Home Computer Science A Practical Guide to TPM 2.0
ARM often describes TrustZone as system security,  but what does that mean? In this case, the system refers to everything in the SoC connected to the central processor by the AMBA® AXI™ bus.  So in addition to providing simple memory and process separation for the two-worlds model, it also extends protection to data and interrupts handled by peripherals. 
Bus masters can be marked secure, meaning they're controlled by software running in the SWd, or insecure, meaning they can be accessed by either world. When a secure peripheral interacts with the system, nothing in the untrusted world can see it or directly interfere with it: not even kernel code. Typical use cases for such a thing would be a Secure Element chip (cryptographic key storage device not accessible to normal code) or a touchscreen UI (trusted user interaction).
Implementation of TrustZone
The successful implementation of TrustZone in an SoC and system depends on many aspects of design but there are three major pieces to consider: the NS bit, the Monitor, and secure interrupt handling.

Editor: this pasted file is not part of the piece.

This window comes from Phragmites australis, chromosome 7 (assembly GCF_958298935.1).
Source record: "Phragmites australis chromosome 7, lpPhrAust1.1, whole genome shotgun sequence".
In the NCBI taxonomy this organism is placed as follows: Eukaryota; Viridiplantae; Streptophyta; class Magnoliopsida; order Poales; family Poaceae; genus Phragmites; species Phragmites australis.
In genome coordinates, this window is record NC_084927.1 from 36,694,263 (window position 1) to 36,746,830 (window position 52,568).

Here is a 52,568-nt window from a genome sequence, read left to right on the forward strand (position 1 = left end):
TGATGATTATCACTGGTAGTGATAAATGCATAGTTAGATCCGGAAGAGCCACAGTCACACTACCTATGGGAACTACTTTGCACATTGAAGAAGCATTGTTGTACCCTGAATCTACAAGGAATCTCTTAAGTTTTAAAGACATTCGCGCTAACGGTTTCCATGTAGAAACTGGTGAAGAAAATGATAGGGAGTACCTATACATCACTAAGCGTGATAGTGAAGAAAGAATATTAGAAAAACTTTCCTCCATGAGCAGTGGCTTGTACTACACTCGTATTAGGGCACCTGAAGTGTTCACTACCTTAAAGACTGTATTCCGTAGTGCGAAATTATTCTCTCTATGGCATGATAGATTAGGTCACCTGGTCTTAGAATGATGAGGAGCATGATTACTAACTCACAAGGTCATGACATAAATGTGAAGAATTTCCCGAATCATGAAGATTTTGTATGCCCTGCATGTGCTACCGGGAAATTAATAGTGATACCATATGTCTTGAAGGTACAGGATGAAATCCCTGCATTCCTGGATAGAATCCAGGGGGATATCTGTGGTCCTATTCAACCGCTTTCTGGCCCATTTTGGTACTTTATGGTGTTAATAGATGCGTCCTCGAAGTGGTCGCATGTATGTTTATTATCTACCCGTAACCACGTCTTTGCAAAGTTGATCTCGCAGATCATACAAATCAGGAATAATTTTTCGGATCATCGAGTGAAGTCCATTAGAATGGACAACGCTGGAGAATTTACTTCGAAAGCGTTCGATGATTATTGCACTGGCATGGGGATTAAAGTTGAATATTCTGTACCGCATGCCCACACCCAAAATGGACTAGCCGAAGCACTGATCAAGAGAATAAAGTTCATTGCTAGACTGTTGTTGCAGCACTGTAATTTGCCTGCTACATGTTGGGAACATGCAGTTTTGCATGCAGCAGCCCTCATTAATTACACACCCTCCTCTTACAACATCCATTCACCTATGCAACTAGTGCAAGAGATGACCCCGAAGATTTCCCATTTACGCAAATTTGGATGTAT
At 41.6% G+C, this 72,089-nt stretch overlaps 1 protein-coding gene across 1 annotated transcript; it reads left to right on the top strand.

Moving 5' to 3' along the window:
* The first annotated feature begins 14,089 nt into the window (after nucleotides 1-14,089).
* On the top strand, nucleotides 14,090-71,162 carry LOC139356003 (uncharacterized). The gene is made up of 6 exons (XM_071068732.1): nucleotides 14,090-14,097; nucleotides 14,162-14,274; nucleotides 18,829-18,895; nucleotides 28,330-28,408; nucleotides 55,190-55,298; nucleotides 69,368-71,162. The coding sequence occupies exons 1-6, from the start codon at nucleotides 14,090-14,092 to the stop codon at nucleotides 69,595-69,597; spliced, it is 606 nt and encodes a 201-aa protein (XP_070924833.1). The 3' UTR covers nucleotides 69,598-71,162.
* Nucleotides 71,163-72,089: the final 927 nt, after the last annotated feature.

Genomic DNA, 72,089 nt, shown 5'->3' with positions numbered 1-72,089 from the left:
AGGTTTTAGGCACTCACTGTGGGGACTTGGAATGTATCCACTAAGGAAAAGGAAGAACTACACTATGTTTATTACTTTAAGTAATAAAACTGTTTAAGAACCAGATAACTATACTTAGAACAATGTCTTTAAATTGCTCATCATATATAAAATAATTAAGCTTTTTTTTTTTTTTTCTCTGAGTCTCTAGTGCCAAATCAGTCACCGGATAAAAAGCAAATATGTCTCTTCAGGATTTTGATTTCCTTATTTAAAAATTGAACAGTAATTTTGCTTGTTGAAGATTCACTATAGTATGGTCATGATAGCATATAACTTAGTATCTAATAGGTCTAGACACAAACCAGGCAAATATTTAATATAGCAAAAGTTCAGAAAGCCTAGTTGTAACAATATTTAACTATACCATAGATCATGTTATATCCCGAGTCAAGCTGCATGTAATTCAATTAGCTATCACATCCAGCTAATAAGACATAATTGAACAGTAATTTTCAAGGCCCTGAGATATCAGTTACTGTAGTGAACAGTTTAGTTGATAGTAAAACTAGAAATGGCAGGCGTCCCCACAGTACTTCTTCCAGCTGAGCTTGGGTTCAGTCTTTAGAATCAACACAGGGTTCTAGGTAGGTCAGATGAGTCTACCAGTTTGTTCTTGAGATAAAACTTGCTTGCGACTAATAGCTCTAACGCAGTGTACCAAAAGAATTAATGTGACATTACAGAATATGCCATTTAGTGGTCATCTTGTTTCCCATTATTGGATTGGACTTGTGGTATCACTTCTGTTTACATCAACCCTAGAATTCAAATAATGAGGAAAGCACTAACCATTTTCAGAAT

The NS bit
The NS (or 'Non-Secure') bit is the central manifestation of TrustZone in the ARM processor architecture. It's a control signal that accompanies all read and write transactions to system bus masters, including memory devices. As the name suggests, the NS bit must be set low in order to access SWd resources.
To understand how something so simple can reliably achieve world separation, it's sometimes useful to think of NS as an extra address bit that effectively partitions the memory space into two parallel logical regions: 32-bit space plus NS. This analogy makes TrustZone isolation and error behavior intuitive: attempts from NWd to access SWd memory will fail, even if it knows the exact 32-bit address it wishes to attack, because the 33rd bit is different and so doesn't map to the desired memory location.
Clearly the security of the system would break down if NWd code were somehow able to set the NS bit in resource requests directly, so it's set, maintained, and checked by processor registers and bus components such as the memory controller and address space controller. Returning to the 33rd bit analogy for a moment, code makes a normal 32-bit request; and the processor hardware, knowing that the code is executing in insecure mode, adds NS=1 to the transaction.
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